We can dare to trust in God’s goodness enough to stay with Him, to hold on, to hang in. We can trust Him enough to set up permanent residence in His Heart. He is home, brothers and sisters; He is home. Rest in Him.

He’s Jealous for You

“Thus says the LORD of hosts:
I am intensely jealous for Zion,
stirred to jealous wrath for her.” -Zechariah 8:2

God wants your heart with such an intense ferocity.

He always has. He always will. On the cross, when He said “I thirst,” He was thirsting for you.

Today’s first reading and some popular worship songs describe God’s love as jealous or reckless. Some people argue against that and say, “No, that can’t be possible. That doesn’t sound like God’s love.” But the truth is that it is indeed the reality of this wild love of the Lord for us that is so far beyond our comprehension. To us, it seems reckless, but to Him, it’s exactly how things are supposed to be. God is love and mercy itself, poured out fully and freely without ever counting the cost.

Jesus just gives, and gives, and gives some more. He loves, and loves, and loves…forever. In every moment.

Jesus’ love is jealous and reckless because He took on human flesh to show us the Father’s love. He made Himself an outcast so we could be set free. Through His death and resurrection, He ripped open Heaven because He wants to be with us forever. He puts His whole self in the bread of the Eucharist so we can receive Him and adore Him.

Jesus knows we sin. He knows we mess up over and over again. He knows some people turn away and never come back. He knows some people hate Him. Yet He gives, and gives, and gives. And He loves, and loves, and loves.

Can we open our hearts to receive the extent of Jesus’ jealous, longing cry to love us? Can we declare our love and longing for Him in response?

He loves you so. He wants you all for Himself.

Amen and amen!

Had Not the Lord Been Here

“Our help is in the name of the Lord.
Had not the LORD been with us–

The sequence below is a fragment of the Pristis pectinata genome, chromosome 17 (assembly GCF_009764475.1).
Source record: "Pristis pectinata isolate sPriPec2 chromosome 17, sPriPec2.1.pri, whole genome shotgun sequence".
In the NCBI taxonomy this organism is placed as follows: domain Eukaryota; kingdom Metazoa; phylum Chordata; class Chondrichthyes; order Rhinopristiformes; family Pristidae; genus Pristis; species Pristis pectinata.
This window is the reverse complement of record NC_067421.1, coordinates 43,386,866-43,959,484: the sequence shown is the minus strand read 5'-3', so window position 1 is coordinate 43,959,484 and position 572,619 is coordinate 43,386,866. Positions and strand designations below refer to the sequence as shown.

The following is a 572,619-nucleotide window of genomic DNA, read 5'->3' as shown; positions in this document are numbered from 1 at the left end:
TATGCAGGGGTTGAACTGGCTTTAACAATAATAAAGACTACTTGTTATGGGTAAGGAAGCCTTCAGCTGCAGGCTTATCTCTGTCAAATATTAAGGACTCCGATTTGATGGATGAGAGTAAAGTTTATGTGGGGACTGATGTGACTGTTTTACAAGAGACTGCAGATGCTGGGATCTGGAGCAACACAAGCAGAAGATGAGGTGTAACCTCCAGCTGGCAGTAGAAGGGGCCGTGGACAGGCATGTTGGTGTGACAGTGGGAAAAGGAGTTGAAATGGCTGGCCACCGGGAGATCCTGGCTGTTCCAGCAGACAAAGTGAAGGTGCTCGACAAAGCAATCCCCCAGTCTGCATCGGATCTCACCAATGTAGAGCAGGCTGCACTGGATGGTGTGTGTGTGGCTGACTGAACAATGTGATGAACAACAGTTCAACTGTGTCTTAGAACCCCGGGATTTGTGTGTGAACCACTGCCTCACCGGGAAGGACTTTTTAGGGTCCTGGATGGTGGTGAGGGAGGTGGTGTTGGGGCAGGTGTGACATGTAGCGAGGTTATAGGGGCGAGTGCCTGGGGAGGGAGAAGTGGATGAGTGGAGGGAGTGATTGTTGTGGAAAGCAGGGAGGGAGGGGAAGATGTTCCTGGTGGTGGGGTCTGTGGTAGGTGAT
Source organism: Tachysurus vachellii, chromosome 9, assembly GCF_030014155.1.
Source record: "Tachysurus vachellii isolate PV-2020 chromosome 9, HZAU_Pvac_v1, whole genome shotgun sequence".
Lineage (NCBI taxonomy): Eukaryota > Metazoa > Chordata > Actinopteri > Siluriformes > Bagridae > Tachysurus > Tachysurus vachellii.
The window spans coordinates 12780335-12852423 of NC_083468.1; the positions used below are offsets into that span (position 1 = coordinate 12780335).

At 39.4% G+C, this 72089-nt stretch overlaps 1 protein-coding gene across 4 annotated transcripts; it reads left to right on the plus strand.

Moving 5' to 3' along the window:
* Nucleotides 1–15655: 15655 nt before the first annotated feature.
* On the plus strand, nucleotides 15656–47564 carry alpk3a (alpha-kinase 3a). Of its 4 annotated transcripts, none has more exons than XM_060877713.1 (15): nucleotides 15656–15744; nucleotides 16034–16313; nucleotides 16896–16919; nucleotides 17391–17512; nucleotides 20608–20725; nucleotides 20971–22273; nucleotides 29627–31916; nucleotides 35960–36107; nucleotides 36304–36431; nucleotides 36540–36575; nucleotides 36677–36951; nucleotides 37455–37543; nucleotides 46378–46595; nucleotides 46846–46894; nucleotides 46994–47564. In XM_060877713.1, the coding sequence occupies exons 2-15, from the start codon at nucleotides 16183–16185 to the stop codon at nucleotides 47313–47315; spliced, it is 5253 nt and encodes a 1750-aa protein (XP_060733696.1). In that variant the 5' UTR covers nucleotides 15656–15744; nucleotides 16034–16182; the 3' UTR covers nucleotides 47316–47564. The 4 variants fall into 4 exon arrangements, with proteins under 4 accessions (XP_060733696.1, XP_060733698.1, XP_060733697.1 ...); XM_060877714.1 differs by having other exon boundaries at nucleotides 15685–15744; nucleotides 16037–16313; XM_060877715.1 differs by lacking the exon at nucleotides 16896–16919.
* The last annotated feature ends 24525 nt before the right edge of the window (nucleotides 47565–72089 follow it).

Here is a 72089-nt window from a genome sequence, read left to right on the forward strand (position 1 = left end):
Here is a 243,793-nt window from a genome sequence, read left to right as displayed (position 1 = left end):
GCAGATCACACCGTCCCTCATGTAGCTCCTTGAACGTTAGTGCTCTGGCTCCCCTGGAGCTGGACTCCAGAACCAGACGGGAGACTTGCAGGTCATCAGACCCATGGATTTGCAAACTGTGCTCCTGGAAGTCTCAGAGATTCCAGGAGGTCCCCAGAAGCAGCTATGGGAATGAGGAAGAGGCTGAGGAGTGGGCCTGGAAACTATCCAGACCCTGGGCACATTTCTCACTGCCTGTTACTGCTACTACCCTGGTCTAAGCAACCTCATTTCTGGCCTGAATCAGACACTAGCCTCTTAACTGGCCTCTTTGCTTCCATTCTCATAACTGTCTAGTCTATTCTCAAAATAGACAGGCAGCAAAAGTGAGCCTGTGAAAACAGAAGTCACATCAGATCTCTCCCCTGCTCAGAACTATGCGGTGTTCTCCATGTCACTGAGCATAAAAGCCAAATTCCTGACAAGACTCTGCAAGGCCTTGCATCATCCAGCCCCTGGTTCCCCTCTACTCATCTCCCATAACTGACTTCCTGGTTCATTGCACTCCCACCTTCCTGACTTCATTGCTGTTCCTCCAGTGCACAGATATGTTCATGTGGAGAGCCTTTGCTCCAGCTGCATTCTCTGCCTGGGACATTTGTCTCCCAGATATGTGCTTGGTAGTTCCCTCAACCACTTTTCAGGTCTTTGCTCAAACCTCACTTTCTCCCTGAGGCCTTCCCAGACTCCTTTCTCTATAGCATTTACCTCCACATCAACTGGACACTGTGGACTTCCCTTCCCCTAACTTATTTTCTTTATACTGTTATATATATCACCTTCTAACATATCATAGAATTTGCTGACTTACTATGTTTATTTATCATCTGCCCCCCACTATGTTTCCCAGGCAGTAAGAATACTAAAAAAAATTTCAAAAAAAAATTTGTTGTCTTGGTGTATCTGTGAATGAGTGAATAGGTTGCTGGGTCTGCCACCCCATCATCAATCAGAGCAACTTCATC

let Israel say, had not the LORD been with us–
When men rose up against us,
then would they have swallowed us alive,
When their fury was inflamed against us.” -Psalm 124

“Had not the Lord been with us…” How often do we say the opposite? “God, where are You? Why aren’t You here?”

Today’s Psalm gives us some perspective. Even when things are terrible, God is right there with us in the mess. We can take a breath and say, “This is hard, and it doesn’t make sense, but I know You are here. I know You will not let me be overcome.”

Last week I had a crisis situation with one of my youth ministry teens and her family. It was one of those horrifying situations you pray never happens to you. I was so humbled that they even wanted me there with them. I was at such a loss for what to do and say, and I remember looking into my teen’s heartbroken, fearful, tear-stained eyes and saying, “God is here. I know this is terrifying and it hurts and it absolutely sucks, and God is here in it with you. I promise.”

God’s presence permeated that whole long night, even amidst the shock, the pain, the terror. I just knew He was there, holding it all together. His steadfastness was with us, as if He was saying, “I know this is excruciating. And I’m right here with you in it. I know your pain. This hurts Me too.”

Had not He been with us? Despair and total darkness would’ve taken over. But having Him there? He gave the family strength, bravery, the grace to endure the pain, and abounding love through it all. Sometimes in those moments, all you can do is call upon the Name of Jesus, and He’s there, rushing in to save us.

Thank You Jesus, for always being here.

Believe

“Do you believe now?”

These words that Jesus spoke to His disciples in today’s Gospel echo in my heart.

I heard similar words at a pivotal moment in my faith several years ago. I had just gone to Confession for the first time in over a year, and I poured out all the sin and mess that I had been hiding and carrying, shrouded in shame. The Sacrament itself was very healing, and then when I went back to my pew and knelt down before the Blessed Sacrament to say my penance, I heard Jesus say: “Now will you trust in My love for you?”

It was such a simple yet profound question. From His Eucharistic Heart to my heart, that question changed things for me. Jesus spoke it with such gentleness and tender compassion. He wasn’t angry; He wasn’t accusing me of anything. He was inviting me into a deeper love.

This is what Jesus does for all of us when He asks that question, “Do you believe now?” He is constantly inviting us to a deeper love. He desires to fill us to overflowing. He desires for us to believe in Him and follow, because He is the only path of peace. He calls us out of our hiding places, out of ourselves, to a greater holiness.

When we respond to this invitation of repentance and letting Jesus mold our hearts to be more and more like His, He does not leave us orphaned. Tribulations will come; persecution will come. But Jesus is our Prince of Peace, and He has conquered the world.

“I have told you this so that you might have peace in me.
In the world you will have trouble,
but take courage, I have conquered the world.” -John 16:33